“A Room of One’s Own”–Sketches of Rooms of Famous People
Models of Architectural Houses
Whimsical Plays on Skyscrapers by a Belgian Photographer cum Architect
Random shots of Millenium Park, the Bean, and City skyline
I can safely say that I satisfied my architectural curiosity today. I even paid attention to what I saw this time.
Arriving in Chicago in the rain did not daunt our spirits in this wholesome, energetic and magnificent city. I continue to marvel at the clean lines of the high-rises, the prominence and respect for each building as they stand proudly on each piece of property, and the intriguing entryways and lobbies at the ground floor as they beckon you. As soon as we were able to check into the hotel, we hit the pavement and powered our way down past Millennium Park to the Chicago Cultural Center to orient ourselves to the host of activities connected to the Architectural Biennale.
Following the tracks of the Venice Biennale, this bi-annual event in Chicago showcases exhibitions from architectural firms around the world. Sadly, San Francisco is not only poorly represented, but not represented at all! Many of the exhibitions are from firms that seek international recognition. More about the presentations and activities will follow in the next few days.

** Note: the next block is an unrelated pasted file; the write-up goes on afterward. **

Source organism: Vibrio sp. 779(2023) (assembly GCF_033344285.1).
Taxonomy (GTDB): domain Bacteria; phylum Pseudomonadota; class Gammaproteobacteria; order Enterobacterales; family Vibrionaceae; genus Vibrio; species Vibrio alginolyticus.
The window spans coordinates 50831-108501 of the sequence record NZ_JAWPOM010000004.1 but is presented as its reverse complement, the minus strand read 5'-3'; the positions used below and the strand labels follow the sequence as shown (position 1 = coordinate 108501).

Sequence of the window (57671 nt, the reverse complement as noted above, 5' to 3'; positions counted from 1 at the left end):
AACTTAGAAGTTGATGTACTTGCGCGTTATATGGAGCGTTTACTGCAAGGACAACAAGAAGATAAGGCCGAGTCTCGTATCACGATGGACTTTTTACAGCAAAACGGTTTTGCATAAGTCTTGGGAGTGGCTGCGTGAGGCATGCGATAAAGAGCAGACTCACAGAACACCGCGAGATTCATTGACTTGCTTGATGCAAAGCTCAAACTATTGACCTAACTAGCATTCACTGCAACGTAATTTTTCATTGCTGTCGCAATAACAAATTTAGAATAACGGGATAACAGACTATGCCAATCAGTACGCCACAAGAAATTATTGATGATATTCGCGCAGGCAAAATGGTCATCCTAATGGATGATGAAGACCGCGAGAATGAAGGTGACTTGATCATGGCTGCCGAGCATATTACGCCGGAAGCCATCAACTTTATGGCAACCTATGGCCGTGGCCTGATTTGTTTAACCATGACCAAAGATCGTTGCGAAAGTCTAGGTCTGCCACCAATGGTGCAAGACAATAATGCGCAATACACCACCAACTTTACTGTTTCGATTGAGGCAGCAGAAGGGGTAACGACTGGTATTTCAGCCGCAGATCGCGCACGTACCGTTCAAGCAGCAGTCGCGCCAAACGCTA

We bypassed Happy Hour at Joy District, free pizza at 10 Pin Bowling Lounge, and chicken wings at Hooters and decided to take advantage of the late hours on Thursdays at the Art Institute of Chicago. What a decision! The museum is only a short walk from the Cultural Center past the Bean to the new Piano and Rogers’ wing.
These representative paintings somehow made me think about our presence in Chicago. Can you recognize the work of one of my favorite artists (shown in an entire room dedicated to him)?
Or these ridiculously signature paintings sitting modestly in galleries waiting to be identified?
And these works that are a joy to see?
Finally, a few miscellaneous shots (see captions by clicking on photos)
After an inspiring and entertaining evening in the contemporary, modern, impressionist and architectural galleries to satiate our minds, we hoofed it over to Eataly for big pasta paparadelle and linguine mit vino to fill our bellies.
*Works shown: Gerhard Richter (series); Rainy Day in Paris by Caillebote (1877); Sunday Afternoon on the Island of Grand Jatte by Seurat (1884-86); Giacometti sculptures, Portraits/Painting by Miro, Renoir, and Picasso.
When was the last time you were in San Francisco in September with the temperature over 100 degrees? With the advent of Labor Day and subsequent heat waves, San Francisco experienced record temperatures (over 106 degrees reported downtown??). The freak weather sparked a lot of unusual behavior–like packed parks with… what!?! people in them (See featured sketch above, at noon on 9/5/17 at the 100 First Street roof terrace).